Create an XSD Schema….without knowing a darn thing about XSD.

Back in the old days, when dinosaurs roamed the earth, developers wanting to exchange data between applications used binary formatted data, hard-coded text field lengths, or delimited text files. Much parsing and error checking was involved. It was tedious.

With XML files a lot of that work can be done automatically… with one major drawback: You have to learn yet another 'language': XSD.

I don't know about you, but I feel the need to limit the amount of knowledge being poured into my brain on a daily basis… lest something gives (there is a fire-hose teacup analogy in there somewhere).

Here is how to create XML Schemas using classes in the .Net framework without knowing anything about XSD:

    protected void Button1_Click(object sender, EventArgs e)
        // The DataSet name becomes the root XML element
        DataSet MyDataSet = new DataSet("Golfers");
        // This can be confusing, the 'DataTable' will actually
        // become Elements (Rows) in the XML file.
        DataTable MyDataTable = new DataTable("Golfer");
        // Make columns attributes so we can 
        // link directly to a GridView
        MyDataTable.Columns.Add(new DataColumn("ID",
        MyDataTable.Columns.Add(new DataColumn("Name",
        MyDataTable.Columns.Add(new DataColumn("Birthday",
        // Write out the XSD
        // Put some data in the table
        DataRow TempRow;
        TempRow = MyDataTable.NewRow();
        TempRow["ID"] = 1;
        TempRow["Name"] = "Bobby Jones";
        TempRow["Birthday"] = new DateTime(1902, 3, 17);
        TempRow = MyDataTable.NewRow();
        TempRow["ID"] = 2;
        TempRow["Name"] = "Sam Snead";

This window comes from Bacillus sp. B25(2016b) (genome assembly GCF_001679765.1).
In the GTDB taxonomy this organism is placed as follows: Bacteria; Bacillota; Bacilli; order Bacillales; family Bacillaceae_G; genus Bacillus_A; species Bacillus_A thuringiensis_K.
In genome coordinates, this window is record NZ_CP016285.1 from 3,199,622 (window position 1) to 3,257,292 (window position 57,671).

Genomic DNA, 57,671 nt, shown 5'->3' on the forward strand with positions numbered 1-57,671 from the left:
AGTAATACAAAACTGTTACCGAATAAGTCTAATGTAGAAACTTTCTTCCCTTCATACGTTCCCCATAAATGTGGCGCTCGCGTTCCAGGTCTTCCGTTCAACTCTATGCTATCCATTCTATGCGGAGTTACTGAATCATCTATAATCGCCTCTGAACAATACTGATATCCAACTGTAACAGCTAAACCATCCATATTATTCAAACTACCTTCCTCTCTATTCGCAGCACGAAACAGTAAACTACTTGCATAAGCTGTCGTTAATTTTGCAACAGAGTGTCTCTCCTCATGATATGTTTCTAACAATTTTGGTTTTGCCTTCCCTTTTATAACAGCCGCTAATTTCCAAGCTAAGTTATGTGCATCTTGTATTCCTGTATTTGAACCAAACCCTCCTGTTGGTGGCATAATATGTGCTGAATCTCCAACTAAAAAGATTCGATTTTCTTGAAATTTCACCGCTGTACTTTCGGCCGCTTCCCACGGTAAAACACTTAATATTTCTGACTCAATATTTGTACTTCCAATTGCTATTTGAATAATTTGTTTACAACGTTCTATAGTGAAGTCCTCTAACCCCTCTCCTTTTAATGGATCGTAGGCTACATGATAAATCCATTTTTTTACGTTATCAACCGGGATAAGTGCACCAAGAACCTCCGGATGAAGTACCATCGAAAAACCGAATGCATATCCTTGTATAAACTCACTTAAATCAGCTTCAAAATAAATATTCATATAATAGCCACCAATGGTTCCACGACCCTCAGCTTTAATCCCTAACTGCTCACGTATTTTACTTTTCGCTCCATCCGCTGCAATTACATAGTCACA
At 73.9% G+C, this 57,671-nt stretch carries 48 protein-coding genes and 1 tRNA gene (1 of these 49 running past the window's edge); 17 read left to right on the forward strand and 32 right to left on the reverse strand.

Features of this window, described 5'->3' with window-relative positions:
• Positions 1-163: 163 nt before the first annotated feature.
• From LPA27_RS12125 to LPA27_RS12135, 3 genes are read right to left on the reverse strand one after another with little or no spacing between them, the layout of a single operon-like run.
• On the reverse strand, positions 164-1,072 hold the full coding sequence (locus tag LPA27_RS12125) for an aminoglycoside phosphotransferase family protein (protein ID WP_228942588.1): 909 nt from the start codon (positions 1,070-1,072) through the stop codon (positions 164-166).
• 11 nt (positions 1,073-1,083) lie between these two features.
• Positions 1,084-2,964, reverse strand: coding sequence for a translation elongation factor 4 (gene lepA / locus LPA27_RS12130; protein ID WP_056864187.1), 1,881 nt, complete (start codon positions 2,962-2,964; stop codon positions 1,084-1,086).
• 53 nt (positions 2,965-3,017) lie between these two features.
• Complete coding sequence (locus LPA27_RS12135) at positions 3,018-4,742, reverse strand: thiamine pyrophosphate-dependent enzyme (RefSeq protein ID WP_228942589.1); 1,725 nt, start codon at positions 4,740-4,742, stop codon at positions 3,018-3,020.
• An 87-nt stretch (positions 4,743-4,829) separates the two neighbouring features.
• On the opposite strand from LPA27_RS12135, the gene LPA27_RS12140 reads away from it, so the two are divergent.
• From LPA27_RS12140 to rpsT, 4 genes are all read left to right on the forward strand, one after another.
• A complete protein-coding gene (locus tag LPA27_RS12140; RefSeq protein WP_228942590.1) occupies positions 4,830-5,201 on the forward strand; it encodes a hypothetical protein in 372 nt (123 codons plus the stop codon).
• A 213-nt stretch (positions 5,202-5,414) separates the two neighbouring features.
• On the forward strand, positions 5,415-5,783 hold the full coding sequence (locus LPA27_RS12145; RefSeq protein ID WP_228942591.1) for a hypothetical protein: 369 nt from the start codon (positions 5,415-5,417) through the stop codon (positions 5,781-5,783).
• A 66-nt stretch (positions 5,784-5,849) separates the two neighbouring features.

TempRow["Birthday"] = new DateTime(1912, 5, 27);
        TempRow = MyDataTable.NewRow();
        TempRow["ID"] = 3;
        TempRow["Name"] = "Tiger Woods";
        TempRow["Birthday"] = new DateTime(1975, 12, 30);
        // Write out the data

Here is how the data is saved, not bad eh?

  <?xml version="1.0" standalone="yes"?>
    <Golfer ID="1" Name="Bobby Jones" Birthday="1902-03-17T00:00:00-05:00" />
    <Golfer ID="2" Name="Sam Snead" Birthday="1912-05-27T00:00:00-05:00" />
    <Golfer ID="3" Name="Tiger Woods" Birthday="1975-12-30T00:00:00-06:00" />

Here is what the Schema looks like. Note, you can always go into the schema and tweak things.

  <?xml version="1.0" standalone="yes"?>
  <xs:schema id="Golfers" xmlns="" xmlns:xs="" xmlns:msdata="urn:schemas-microsoft-com:xml-msdata">
    <xs:element name="Golfers" msdata:IsDataSet="true" msdata:UseCurrentLocale="true">
        <xs:choice minOccurs="0" maxOccurs="unbounded">
          <xs:element name="Golfer">
              <xs:attribute name="ID" type="xs:int" />
              <xs:attribute name="Name" type="xs:string" />
              <xs:attribute name="Birthday" type="xs:dateTime" />

Here is one way to validate the XML against the Schema:

    protected void Button2_Click(object sender, EventArgs e)
        // First, read in the XML schema
        DataSet MyDataSet = new DataSet();
        // Now, read in the XML file (it is validated 
        // against the schema when it is read in).
        // See how it looks in a GridView
        GridView1.DataSource = MyDataSet;


You can test the validation by modifying the XML file and trying to read it:

    <Golfer ID="abc" Name="Tiger Woods" Birthday="1975-12-30...

When the XML file is read, an exception will be generated. Without the XSD validation, the XML file is loaded without error.

I hope you find this useful.

Steve Wellens

By the way, Microsoft had an event for U of M graduates at Brit's Pub in Minneapolis, Minnesota last night. It was a great success. There was good food and great beer. In the drawing for prizes, the big ticket item, an Xbox 360, was won by the only female graduate in attendance…congratulations!

I got this pen :)


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